Early Bumblebee (near Aberfeldy)

Spotted Flycatcher (near Aberfeldy)

Recently-emerged Emperor Moth (Deerness, Orkney)

White-tailed Bumblebee (Trumland Gardens, Rousay)

Bufftip Moth (Keltneyburn Nature Reserve)

Longhorn Beetle (Loch Fleet)

Brown Hare almost hidden in a wildflower meadow (Holm, Orkney)

Harvestman Spider (Tense Towers, Orkney)

Emerald Damselfly (Hoy, Orkney)

Common Blue Butterfly (Stromness, Orkney)

Swallow (Tense Towers, Orkney)

Whooper Swans (Vasa Loch, Shapinsay)

Tuesday 10 December 2019

A whirlwind tour

Our Lass and I have had a long weekend to visit family. Heading south on Thursday morning, the island of Flotta was reflected in the starboard engine spinner as we flew over Scapa Flow.

Then, as we waited to land in Inverness, we had several laps of the Moray Firth whilst three helicopters did some rotary wing shenanigans below us. We had lovely views of Chanonry Point, the Kessock Bridge and Fort George.

Inverness was a new airport for us. It appears to be having some upgrade work done, although just turning off all the easyJet announcements would have helped immeasurably. Honestly, we were treated to the full gamut of [and I'm paraphrasing here] "You plebs can wait, whilst the important folk get on", "OK, plebs, your turn now, but if your cabin luggage is too big or heavy, tough snit" and "Come on, Passenger So-and-so, you're late, hurry up or we're gonna go without you." All repeated umpteen times, at ear-splitting volume, in a less than silky smooth manner. Thankfully, the time between our Loganair flights was only an hour.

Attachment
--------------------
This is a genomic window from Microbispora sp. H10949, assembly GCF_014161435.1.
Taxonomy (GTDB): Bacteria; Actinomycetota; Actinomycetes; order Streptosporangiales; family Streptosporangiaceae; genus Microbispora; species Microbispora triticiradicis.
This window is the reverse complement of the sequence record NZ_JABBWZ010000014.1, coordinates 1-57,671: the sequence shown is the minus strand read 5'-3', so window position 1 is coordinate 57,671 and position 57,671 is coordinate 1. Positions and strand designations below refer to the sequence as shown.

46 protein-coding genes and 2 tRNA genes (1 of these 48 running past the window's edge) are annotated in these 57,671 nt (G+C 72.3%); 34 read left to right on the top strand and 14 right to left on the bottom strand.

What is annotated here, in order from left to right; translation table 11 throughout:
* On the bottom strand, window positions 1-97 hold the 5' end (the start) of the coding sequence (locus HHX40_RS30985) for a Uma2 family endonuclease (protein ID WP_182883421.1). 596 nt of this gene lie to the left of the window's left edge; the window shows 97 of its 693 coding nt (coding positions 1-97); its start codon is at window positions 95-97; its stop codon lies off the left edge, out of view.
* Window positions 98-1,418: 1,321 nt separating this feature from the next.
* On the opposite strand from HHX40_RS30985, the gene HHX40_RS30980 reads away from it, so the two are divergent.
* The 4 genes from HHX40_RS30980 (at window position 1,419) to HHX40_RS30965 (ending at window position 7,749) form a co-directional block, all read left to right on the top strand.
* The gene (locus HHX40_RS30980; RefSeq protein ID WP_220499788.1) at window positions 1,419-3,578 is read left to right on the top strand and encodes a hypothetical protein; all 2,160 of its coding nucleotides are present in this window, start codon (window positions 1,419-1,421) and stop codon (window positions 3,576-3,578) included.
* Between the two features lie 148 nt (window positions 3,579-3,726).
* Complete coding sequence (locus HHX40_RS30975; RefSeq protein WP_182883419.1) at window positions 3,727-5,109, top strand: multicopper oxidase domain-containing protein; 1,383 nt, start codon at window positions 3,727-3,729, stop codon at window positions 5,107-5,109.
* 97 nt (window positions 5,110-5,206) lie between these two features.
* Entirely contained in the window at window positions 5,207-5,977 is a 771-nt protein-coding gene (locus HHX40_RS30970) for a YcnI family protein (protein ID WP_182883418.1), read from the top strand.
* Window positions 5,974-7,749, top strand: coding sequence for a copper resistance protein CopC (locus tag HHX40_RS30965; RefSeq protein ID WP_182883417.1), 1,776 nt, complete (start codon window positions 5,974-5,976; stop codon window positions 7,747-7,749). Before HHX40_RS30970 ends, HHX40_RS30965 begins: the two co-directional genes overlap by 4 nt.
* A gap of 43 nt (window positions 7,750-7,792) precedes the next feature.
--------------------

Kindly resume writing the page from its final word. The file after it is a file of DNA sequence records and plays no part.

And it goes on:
We made it down to East Midlands Airport on time only to discover that Second Born was just leaving home to pick us up. I think this was probably my fault, for not passing on details of a change of flight times. Not to worry, Our Lass and I hadn't had lunch, so we explored the delights of a Greggs outlet, sampling festively-themed savoury pasties, the much-vaunted veggie rolls and some sweet mince pies.

Then we were whisked down the M1 to see Second Born's latest home for the first time. As we arrived in the dark, we couldn't be sure, but daylight confirmed what we thought, the little estate was built on the site of a pub, The Leathern Bottle, which we used to drive past years ago. But her new home is oh so cosy and although the grass in the back garden is artificial, surrounding mature gardens provide plenty of nature interest (Our Lass and I were absorbing the heady delights of such exotic species as Blue, Great and Long-tailed Tits, Grey Squirrels and Robins).